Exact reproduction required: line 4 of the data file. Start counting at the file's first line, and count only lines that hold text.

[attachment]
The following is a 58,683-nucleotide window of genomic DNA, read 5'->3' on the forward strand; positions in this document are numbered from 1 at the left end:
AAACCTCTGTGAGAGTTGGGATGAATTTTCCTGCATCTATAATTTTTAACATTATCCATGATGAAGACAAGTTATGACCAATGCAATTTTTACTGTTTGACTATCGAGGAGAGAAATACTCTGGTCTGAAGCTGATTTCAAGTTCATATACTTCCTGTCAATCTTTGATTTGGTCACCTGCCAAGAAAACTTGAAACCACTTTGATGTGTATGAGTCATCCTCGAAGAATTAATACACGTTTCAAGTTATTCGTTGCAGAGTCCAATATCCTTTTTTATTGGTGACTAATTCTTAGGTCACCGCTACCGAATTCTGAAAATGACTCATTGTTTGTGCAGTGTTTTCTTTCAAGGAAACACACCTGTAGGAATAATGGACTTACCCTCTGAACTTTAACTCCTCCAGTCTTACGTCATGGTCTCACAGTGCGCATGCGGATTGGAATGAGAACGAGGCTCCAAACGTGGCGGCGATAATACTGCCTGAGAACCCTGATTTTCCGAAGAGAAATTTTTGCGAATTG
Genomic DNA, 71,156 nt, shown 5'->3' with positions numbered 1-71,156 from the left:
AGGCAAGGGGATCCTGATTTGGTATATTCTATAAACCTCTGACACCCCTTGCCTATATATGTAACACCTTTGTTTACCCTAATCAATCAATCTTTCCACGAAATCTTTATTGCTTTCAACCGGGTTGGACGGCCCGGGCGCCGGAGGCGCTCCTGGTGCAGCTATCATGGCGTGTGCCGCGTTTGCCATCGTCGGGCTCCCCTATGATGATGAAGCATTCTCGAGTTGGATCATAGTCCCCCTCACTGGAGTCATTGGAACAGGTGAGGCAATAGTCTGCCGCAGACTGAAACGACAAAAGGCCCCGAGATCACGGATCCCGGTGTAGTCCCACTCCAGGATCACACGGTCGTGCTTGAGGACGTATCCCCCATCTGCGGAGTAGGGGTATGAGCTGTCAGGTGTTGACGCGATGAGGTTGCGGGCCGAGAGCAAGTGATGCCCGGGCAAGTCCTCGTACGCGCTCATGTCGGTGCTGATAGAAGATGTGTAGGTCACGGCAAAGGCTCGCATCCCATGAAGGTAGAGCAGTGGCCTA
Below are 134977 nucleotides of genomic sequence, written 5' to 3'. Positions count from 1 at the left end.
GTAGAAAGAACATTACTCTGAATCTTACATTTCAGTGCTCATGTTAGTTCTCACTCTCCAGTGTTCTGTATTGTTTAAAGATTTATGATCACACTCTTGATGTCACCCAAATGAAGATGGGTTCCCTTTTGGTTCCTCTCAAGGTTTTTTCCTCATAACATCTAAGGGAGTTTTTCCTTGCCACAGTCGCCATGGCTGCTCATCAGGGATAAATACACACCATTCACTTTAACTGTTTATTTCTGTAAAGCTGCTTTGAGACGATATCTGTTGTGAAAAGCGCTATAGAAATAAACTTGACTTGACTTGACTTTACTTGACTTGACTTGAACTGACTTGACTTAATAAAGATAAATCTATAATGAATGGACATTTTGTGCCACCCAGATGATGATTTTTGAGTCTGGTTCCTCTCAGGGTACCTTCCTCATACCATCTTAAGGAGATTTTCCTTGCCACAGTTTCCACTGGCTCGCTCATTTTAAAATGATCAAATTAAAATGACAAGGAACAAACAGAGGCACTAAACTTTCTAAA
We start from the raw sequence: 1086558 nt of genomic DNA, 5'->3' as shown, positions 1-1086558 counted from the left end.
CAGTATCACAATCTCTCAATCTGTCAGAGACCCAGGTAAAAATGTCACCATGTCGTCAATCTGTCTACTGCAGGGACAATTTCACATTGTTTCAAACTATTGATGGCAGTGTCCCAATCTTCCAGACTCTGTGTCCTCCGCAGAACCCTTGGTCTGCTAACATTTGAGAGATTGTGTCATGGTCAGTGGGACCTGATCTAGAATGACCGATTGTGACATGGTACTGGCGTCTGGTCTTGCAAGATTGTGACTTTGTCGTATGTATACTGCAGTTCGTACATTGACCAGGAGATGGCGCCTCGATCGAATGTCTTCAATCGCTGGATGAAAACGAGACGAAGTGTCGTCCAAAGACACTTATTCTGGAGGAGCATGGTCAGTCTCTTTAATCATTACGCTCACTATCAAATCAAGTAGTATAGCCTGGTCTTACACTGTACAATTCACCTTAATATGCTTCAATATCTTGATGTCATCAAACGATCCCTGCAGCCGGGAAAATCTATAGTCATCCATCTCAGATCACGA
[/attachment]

AGGCAAGGGGATCCTGATTTGGTATATTCTATAAACCTCTGACACCCCTTGCCTATATATGTAACACCTTTGTTTACCCTAATCAATCAATCTTTCCACGAAATCTTTATTGCTTTCAACCGGGTTGGACGGCCCGGGCGCCGGAGGCGCTCCTGGTGCAGCTATCATGGCGTGTGCCGCGTTTGCCATCGTCGGGCTCCCCTATGATGATGAAGCATTCTCGAGTTGGATCATAGTCCCCCTCACTGGAGTCATTGGAACAGGTGAGGCAATAGTCTGCCGCAGACTGAAACGACAAAAGGCCCCGAGATCACGGATCCCGGTGTAGTCCCACTCCAGGATCACACGGTCGTGCTTGAGGACGTATCCCCCATCTGCGGAGTAGGGGTATGAGCTGTCAGGTGTTGACGCGATGAGGTTGCGGGCCGAGAGCAAGTGATGCCCGGGCAAGTCCTCGTACGCGCTCATGTCGGTGCTGATAGAAGATGTGTAGGTCACGGCAAAGGCTCGCATCCCATGAAGGTAGAGCAGTGGCCTA